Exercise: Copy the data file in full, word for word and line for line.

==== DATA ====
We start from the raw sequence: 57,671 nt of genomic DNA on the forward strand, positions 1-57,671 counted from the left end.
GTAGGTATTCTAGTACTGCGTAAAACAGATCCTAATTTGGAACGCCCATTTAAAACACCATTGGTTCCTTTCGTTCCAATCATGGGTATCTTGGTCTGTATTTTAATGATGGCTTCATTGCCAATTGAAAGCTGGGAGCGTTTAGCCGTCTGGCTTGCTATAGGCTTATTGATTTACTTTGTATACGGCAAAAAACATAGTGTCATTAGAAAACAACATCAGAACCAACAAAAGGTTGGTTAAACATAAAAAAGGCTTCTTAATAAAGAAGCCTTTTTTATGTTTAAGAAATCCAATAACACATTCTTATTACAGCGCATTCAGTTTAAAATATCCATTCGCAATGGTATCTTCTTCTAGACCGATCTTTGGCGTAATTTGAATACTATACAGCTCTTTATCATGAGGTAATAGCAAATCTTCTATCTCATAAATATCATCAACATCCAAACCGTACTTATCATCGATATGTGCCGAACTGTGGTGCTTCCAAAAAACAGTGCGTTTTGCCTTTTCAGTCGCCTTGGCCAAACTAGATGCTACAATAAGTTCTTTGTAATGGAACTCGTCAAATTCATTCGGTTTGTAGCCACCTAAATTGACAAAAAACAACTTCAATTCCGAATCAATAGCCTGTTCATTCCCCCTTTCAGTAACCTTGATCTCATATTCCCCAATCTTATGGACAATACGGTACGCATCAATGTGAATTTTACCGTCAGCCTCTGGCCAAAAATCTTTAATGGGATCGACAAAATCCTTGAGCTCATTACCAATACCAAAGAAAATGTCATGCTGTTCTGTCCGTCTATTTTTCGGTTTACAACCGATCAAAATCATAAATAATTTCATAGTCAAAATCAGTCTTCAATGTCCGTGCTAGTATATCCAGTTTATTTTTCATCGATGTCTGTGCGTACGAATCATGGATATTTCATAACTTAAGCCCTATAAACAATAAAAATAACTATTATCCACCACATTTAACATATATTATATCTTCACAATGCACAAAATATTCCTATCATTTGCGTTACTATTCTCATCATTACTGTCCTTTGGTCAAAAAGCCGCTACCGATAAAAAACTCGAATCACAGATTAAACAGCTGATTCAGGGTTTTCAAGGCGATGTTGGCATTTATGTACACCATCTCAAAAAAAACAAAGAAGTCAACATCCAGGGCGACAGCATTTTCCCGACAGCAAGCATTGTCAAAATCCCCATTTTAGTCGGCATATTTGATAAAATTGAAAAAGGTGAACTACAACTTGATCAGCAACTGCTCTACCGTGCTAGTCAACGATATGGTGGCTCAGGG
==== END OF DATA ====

We start from the raw sequence: 57,671 nt of genomic DNA on the forward strand, positions 1-57,671 counted from the left end.
GTAGGTATTCTAGTACTGCGTAAAACAGATCCTAATTTGGAACGCCCATTTAAAACACCATTGGTTCCTTTCGTTCCAATCATGGGTATCTTGGTCTGTATTTTAATGATGGCTTCATTGCCAATTGAAAGCTGGGAGCGTTTAGCCGTCTGGCTTGCTATAGGCTTATTGATTTACTTTGTATACGGCAAAAAACATAGTGTCATTAGAAAACAACATCAGAACCAACAAAAGGTTGGTTAAACATAAAAAAGGCTTCTTAATAAAGAAGCCTTTTTTATGTTTAAGAAATCCAATAACACATTCTTATTACAGCGCATTCAGTTTAAAATATCCATTCGCAATGGTATCTTCTTCTAGACCGATCTTTGGCGTAATTTGAATACTATACAGCTCTTTATCATGAGGTAATAGCAAATCTTCTATCTCATAAATATCATCAACATCCAAACCGTACTTATCATCGATATGTGCCGAACTGTGGTGCTTCCAAAAAACAGTGCGTTTTGCCTTTTCAGTCGCCTTGGCCAAACTAGATGCTACAATAAGTTCTTTGTAATGGAACTCGTCAAATTCATTCGGTTTGTAGCCACCTAAATTGACAAAAAACAACTTCAATTCCGAATCAATAGCCTGTTCATTCCCCCTTTCAGTAACCTTGATCTCATATTCCCCAATCTTATGGACAATACGGTACGCATCAATGTGAATTTTACCGTCAGCCTCTGGCCAAAAATCTTTAATGGGATCGACAAAATCCTTGAGCTCATTACCAATACCAAAGAAAATGTCATGCTGTTCTGTCCGTCTATTTTTCGGTTTACAACCGATCAAAATCATAAATAATTTCATAGTCAAAATCAGTCTTCAATGTCCGTGCTAGTATATCCAGTTTATTTTTCATCGATGTCTGTGCGTACGAATCATGGATATTTCATAACTTAAGCCCTATAAACAATAAAAATAACTATTATCCACCACATTTAACATATATTATATCTTCACAATGCACAAAATATTCCTATCATTTGCGTTACTATTCTCATCATTACTGTCCTTTGGTCAAAAAGCCGCTACCGATAAAAAACTCGAATCACAGATTAAACAGCTGATTCAGGGTTTTCAAGGCGATGTTGGCATTTATGTACACCATCTCAAAAAAAACAAAGAAGTCAACATCCAGGGCGACAGCATTTTCCCGACAGCAAGCATTGTCAAAATCCCCATTTTAGTCGGCATATTTGATAAAATTGAAAAAGGTGAACTACAACTTGATCAGCAACTGCTCTACCGTGCTAGTCAACGATATGGTGGCTCAGGG